Update at 4:27 p.m.:
The Harris County Emergency Operations Center has activated Level 3, which is “Increased readiness.” Officials expect the worst part of the severe weather to occur overnight and into tomorrow morning. Four to six inches of rain are expected in some parts of the county, and officials say some spots could receive six to eight inches.
One of the points they are stressing is that the bad weather will probably complicate the commute tomorrow morning. But the worst part could come around mid-day.
The County is also encouraging all residents to check the weather forecast regularly, and the condition of the roadways. Readyharris.org will be one of the main sources of information for the next two days.
Also, officials recommend that if you find high water when you’re driving, turn around and look for an alternate route.
Update at 3:00 p.m.:
Bands of rain are moving across the Greater Houston area. The worst storms predicted for the overnight hours.
Kent Prochazka, with the National Weather Service, says a Tornado Watch is in effect until 6 p.m. That watch could be upgraded to a warning later.
"Conditions are becoming more favorable for the development of severe weather across the area,” Prochazka said. “As we continue to destabilize and warm up this afternoon that's when we will see those thunderstorms really start to develop and the threat for tornadoes increase throughout the afternoon hours.”
Harris County and the City of Houston are activating their emergency operations to prepare for possible street flooding and dangerous road conditions
Update at 2:45 p.m.:
All Houston Independent School District athletic activities scheduled for Tuesday have been canceled due to pending inclement weather.
From 9:45 a.m.:
According to KERA in Dallas, four people were injured in Hood County, southwest of Fort Worth. The National Weather Service confirmed to KERA that the storm was a tornado.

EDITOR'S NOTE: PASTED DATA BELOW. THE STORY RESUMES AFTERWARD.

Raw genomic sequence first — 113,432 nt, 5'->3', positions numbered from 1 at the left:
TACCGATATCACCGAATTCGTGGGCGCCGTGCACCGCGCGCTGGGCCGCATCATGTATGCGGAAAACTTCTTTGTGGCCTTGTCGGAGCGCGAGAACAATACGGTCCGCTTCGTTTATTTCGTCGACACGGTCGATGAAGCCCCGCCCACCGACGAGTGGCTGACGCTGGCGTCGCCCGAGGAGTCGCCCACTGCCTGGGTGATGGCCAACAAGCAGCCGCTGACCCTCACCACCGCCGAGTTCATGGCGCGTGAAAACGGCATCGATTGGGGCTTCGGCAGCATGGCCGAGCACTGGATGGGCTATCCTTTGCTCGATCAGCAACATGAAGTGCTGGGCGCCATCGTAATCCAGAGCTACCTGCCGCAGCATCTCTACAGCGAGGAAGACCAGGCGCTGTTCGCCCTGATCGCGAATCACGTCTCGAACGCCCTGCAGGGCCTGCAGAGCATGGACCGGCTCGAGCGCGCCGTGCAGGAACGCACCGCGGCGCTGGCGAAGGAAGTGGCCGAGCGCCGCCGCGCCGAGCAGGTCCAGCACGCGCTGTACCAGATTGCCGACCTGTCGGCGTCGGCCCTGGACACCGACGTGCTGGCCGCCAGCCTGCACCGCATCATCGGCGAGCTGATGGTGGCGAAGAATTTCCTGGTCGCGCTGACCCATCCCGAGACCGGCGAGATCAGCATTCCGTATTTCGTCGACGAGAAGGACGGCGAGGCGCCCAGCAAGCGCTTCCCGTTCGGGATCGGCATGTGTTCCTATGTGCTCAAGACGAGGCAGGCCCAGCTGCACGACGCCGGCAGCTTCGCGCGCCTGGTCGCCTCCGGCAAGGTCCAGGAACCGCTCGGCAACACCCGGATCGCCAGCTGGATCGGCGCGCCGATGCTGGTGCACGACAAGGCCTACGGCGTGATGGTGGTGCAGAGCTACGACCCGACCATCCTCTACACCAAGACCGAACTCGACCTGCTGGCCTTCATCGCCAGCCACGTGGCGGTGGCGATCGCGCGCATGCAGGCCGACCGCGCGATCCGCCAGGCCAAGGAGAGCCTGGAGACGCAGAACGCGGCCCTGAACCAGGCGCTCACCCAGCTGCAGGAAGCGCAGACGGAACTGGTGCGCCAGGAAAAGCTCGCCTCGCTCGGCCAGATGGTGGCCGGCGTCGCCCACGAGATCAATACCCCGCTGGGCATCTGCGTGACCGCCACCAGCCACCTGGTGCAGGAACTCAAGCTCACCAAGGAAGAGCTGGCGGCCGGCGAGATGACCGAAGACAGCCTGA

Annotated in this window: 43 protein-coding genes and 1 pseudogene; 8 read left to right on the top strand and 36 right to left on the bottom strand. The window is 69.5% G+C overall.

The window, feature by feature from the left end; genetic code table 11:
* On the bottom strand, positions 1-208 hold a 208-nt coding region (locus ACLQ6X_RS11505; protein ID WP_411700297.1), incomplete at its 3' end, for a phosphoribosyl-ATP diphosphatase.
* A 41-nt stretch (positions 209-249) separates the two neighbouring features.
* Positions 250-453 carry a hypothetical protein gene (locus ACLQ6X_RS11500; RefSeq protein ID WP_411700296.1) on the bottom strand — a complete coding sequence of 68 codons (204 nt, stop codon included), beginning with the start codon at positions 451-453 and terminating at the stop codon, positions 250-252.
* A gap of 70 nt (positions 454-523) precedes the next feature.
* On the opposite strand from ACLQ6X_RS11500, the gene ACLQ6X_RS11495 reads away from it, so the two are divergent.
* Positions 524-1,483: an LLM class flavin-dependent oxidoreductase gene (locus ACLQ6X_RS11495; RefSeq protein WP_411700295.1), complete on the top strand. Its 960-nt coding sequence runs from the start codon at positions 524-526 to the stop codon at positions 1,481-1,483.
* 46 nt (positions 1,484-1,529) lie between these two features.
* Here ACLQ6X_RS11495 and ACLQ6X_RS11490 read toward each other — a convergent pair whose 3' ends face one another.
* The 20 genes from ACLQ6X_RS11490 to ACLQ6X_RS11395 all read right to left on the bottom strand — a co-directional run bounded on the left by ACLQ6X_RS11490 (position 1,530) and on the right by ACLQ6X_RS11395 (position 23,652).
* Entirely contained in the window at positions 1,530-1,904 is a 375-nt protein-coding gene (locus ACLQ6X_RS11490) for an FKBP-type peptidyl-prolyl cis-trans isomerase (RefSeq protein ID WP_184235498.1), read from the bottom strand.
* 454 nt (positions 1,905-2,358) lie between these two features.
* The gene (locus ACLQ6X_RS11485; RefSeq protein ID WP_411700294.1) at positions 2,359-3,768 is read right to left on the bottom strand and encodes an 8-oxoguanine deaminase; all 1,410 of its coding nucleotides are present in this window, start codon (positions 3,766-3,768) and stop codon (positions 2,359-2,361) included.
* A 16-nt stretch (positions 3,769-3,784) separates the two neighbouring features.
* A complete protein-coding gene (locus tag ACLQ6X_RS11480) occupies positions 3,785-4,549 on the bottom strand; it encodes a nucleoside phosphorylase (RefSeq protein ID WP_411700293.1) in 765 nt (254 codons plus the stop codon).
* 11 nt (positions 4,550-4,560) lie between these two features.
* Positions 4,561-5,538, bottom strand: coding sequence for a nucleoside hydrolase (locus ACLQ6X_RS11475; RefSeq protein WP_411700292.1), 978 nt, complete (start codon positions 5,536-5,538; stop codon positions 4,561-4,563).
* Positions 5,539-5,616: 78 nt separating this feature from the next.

From this morning:
Heavy rain, strong winds and even tornadoes are all possible as a storm system moves into the Houston region.
Harris County Spokesperson Francisco Sanchez said drivers need to stay alert to the conditions Tuesday afternoon, but more problems will crop up on Wednesday night and Thursday morning.
“Both of those have the potential to get pretty severe, so we’re going to be watching that closely. The best thing the public can do is stay tuned to their media and the forecast because it’s going to change pretty regularly between now and then, said Sanchez, spokesperson for the Harris County Office of Emergency Management.
Flash flooding is possible, although it’s difficult to predict where the worst spots will be.
“Harris County is 1,777 square miles, so one part can be flooding, the other can be relatively dry. But the impacts on transportation can be pretty universal, all of these systems are tied together,” Sanchez said.
Weather forecasters predict 3-7 inches of rain will fall over most of the region, and some isolated areas could get 10-12 inches.
For more information:
Forecasts: National Weather Service
Local Traffic: Houston TranStar
Preparedness & Emergency Information: www.readyharris.org